I get that. The playing time he gets today could have an effect in August, when the Rangers won’t have Profar around. It is Garcia who will contribute more to the Rangers post-season chances than Profar. In a sense, that’s a shame. When Kinsler is activated, Profar will go back down to Round Rock so he can play every day. Then, if by some chance he ISN’T part of a blockbuster trade, the Rangers will bring him up on the last possible day he can qualify for a post-season roster spot. In other words, thanks for all you’ve done to get us to the playoffs, Leury. Sorry you won’t be with the team when they happen. Tough luck, dude.
That’s looking too far into the future, though. Maybe we’d better worry about breaking the losing streak tonight first.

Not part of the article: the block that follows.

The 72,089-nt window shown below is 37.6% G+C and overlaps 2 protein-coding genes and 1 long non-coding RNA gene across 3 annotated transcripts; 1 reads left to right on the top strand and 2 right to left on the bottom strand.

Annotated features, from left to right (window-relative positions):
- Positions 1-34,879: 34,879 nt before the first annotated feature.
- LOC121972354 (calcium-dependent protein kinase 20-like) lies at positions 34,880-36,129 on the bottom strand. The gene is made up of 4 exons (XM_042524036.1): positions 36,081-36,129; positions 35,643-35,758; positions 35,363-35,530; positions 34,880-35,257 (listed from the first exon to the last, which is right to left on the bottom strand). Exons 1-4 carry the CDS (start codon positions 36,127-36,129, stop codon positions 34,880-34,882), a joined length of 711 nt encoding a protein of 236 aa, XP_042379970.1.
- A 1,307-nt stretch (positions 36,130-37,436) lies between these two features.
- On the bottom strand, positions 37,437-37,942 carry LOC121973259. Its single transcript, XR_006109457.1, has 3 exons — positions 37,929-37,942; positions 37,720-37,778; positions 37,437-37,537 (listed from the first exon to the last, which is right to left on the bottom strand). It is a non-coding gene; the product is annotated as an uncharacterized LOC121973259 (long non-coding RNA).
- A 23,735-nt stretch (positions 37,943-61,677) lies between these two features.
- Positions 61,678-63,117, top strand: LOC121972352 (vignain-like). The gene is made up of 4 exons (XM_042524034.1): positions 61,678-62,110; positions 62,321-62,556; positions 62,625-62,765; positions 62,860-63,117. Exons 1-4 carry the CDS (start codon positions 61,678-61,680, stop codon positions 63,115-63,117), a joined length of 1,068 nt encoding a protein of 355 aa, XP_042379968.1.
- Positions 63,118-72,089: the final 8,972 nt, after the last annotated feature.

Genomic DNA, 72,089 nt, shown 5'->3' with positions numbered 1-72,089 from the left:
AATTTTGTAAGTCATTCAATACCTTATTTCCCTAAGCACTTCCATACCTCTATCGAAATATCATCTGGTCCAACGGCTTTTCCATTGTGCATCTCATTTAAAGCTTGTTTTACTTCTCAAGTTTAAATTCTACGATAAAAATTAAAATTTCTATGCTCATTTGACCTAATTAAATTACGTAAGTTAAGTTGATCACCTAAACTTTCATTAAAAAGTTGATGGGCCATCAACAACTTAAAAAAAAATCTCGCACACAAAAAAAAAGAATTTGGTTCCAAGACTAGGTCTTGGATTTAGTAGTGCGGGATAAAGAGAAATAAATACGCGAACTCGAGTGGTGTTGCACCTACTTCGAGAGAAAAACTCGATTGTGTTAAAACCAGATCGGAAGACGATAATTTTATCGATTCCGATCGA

I’ll start this out by saying what I’ve said in these pages many a time before: I’m NOT a major proponent of WAR. I understand the concept of it, I just don’t totally agree with it because of the subjectivity of the defensive metrics. I don’t “speak” sabermetrics, but a great sabermetric argument for the way I feel was published today, as a free article, on Baseball Prospectus.
A way I can use WAR, though, would be as a comparison tool that doesn’t involve delving into a lot of different stats. I thought it would be interesting to see, at the 1/4 point of the season, how the Texas Rangers might look, record-wise, had they decided to keep everyone from last year’s Rangers team, instead of adding the pieces they added. To do that, I examined the respective WAR of the departed Rangers to their counterparts from this year’s team.
For this study, I’m using essentially the Texas Rangers team that essentially comprised the Rangers following the July 31st trading deadline.